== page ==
Here’s a model home in Sunnyvale TX, by MI Homes.
Front view, seems simple enough. But the camera is looking west after noon, the front shadow was dark and bluish, so I fixed that up in Photoshop. Also there was a tree on the right that I thought might add some framing, but it didn’t look right so I took it out.
3/4 view of the front. Also toned down the dark bluish front shadow, and then straightened out the keystone effect.
Drone view, showing context. Fixed up the front shadow as before.
Context shot with downtown Dallas in the background. The shadows on this one are bumped up a lot, and also I parked my car in front of the house, so I took that out with Content-Aware Fill. You can see how the front curb bulges out a little. Also took myself out, I was standing on that first stone there.
Bird’s eye view, showing both yards. I didn’t fuss with this one much, just straightened it and zoomed a little.
Nice entrance hallway! I evened the lighting with some fill flash and did some compositing to get the windows to pop like that. Otherwise windows are way overexposed. Also popped the blue sky through those upstairs windows.
Open concept living area showing the kitchen, dining room, and upstairs. I should have gotten another low exposure shot to composite the flare off of that couch. Live and learn.
Living area from the other side. Fixed up the window views and took out some orange light from that distal hallway, composited an image onto the TV.
This shot of the kitchen has some flash fill to even it out. That ceiling looks a little warm, but I kind of like warm lighting. I did tone down those countertop lights, they were kind of orange.
This dining room shot is a composite of about five images. It feels light and airy to be in it, but the camera thought it was dark and glary. So I did those window composites again, and some fill flash, and toned down the orange from the kitchen. Now I see a couple of lines from the compositing I need to remove.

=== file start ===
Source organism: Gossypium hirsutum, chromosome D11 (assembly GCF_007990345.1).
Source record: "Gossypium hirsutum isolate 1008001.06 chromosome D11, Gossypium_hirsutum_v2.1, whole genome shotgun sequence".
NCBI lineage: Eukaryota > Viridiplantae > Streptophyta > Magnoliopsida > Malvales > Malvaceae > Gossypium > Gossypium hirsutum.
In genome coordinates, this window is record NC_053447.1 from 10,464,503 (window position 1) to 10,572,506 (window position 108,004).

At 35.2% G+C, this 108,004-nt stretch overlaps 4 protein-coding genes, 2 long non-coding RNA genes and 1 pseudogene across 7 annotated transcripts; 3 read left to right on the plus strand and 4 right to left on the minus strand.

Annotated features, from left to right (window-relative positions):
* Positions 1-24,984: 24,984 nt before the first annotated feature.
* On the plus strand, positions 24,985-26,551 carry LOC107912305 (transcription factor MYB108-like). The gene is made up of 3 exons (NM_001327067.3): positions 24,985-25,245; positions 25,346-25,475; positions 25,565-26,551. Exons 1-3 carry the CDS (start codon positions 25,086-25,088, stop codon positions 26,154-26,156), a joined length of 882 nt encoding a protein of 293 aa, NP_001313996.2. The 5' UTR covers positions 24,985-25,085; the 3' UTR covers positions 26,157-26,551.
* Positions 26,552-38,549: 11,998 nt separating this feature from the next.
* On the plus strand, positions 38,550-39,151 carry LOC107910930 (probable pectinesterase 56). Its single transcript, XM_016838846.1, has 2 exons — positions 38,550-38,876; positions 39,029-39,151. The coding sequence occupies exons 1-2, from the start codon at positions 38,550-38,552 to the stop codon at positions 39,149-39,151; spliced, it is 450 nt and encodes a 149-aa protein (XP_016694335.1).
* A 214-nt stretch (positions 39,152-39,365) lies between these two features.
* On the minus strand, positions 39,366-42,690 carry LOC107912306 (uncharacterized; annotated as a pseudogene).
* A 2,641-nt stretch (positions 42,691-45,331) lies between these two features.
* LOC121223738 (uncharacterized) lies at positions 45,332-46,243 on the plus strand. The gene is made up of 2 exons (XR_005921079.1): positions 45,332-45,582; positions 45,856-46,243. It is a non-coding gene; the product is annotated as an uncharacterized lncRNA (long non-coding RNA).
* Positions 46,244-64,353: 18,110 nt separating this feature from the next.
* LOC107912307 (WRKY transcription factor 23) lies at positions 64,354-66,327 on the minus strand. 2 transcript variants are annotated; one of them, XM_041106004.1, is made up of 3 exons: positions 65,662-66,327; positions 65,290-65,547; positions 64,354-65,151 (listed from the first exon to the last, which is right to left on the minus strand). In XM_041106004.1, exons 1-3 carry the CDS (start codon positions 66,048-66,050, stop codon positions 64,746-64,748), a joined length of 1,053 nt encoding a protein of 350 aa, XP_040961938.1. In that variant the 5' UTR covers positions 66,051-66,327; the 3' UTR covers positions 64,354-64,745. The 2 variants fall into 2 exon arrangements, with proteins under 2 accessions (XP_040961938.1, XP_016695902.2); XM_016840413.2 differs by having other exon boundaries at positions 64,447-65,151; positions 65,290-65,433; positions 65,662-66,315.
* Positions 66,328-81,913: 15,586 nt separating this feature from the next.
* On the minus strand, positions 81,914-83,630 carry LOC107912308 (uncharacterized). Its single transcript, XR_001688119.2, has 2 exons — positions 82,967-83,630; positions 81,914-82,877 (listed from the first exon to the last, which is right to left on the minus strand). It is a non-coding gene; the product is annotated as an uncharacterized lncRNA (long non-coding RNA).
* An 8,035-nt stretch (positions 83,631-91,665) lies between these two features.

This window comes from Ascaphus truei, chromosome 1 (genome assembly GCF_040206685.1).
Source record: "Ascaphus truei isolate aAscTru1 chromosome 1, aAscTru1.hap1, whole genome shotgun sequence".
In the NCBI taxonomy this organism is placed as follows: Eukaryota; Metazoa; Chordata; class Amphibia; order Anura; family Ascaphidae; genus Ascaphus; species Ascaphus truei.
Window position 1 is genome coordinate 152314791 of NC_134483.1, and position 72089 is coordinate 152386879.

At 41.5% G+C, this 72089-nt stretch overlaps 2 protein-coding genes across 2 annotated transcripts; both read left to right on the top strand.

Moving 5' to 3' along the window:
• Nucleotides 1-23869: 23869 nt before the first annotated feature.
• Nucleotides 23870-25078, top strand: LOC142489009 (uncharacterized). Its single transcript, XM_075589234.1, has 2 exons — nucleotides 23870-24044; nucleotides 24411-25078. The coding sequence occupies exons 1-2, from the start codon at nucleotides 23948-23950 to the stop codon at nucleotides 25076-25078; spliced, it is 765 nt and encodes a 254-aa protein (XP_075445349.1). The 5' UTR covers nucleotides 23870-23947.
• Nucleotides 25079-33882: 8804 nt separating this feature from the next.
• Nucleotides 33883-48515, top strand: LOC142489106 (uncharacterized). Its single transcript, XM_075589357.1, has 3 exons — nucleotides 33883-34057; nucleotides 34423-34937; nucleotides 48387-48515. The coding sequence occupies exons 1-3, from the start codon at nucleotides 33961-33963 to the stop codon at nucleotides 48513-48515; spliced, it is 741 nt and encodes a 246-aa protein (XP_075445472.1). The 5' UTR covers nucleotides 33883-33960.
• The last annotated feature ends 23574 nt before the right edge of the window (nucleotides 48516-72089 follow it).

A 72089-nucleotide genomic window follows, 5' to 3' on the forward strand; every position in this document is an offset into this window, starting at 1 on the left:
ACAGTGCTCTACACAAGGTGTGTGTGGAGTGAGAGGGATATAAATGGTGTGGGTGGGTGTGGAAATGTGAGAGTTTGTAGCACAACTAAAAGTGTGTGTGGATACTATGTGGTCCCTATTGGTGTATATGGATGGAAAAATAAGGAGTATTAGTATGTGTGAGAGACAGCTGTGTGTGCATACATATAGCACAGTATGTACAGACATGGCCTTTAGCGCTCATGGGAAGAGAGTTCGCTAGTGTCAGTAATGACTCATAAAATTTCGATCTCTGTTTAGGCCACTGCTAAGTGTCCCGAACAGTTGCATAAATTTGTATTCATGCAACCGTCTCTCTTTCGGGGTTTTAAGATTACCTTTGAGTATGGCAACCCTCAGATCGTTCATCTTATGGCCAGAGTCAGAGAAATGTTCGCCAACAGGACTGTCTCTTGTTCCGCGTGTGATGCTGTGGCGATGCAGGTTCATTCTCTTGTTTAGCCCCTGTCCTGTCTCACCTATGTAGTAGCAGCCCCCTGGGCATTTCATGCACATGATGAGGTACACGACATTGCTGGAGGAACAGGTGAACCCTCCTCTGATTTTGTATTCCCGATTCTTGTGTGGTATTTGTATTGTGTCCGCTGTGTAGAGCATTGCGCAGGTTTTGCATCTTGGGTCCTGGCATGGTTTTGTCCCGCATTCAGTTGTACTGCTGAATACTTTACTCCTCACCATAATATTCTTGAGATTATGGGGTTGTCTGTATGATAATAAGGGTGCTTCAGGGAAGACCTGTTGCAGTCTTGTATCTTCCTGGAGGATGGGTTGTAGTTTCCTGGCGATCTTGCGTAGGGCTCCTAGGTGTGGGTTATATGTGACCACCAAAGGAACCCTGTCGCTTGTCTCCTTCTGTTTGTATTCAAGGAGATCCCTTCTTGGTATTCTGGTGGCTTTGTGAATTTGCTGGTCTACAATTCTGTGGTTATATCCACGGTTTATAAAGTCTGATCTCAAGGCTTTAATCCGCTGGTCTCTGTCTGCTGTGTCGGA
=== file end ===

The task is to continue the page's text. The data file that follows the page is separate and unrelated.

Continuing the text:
Another reason for flash fill is that if gives you accurate colors. In the basic shot of this one, the chandelier was very yellowish. Setting the ambient later to Luminosity and blending it with the flash layer gives accurate colors while also giving an accurate representation of the ambient lighting of the room.
I masked off the windows and also those bright areas on the floor, to bring the exposure down in those areas so you can see detail.
Mostly just evened this out with flash fill, and composited the closet so it’s not dark and scary
Upstairs game room, composited the windows, flash fill. There’s a sort of man cave next to this that I won’t show because I messed up the flash fill by not noticing shadows from the flash.
This one didn’t need a lot, just flash fill and window composite. The great thing about doing this in Photoshop is that you can align all your pics (assuming you’re using a tripod), and then blend in different areas from different pics as needed. Then you give it that last little punch in Lightroom, where you also adjust for lens distortion, keystoning, and tilt. That last one is handy, my camera has a digital level, but somehow there’s always some tilt when I’m processing.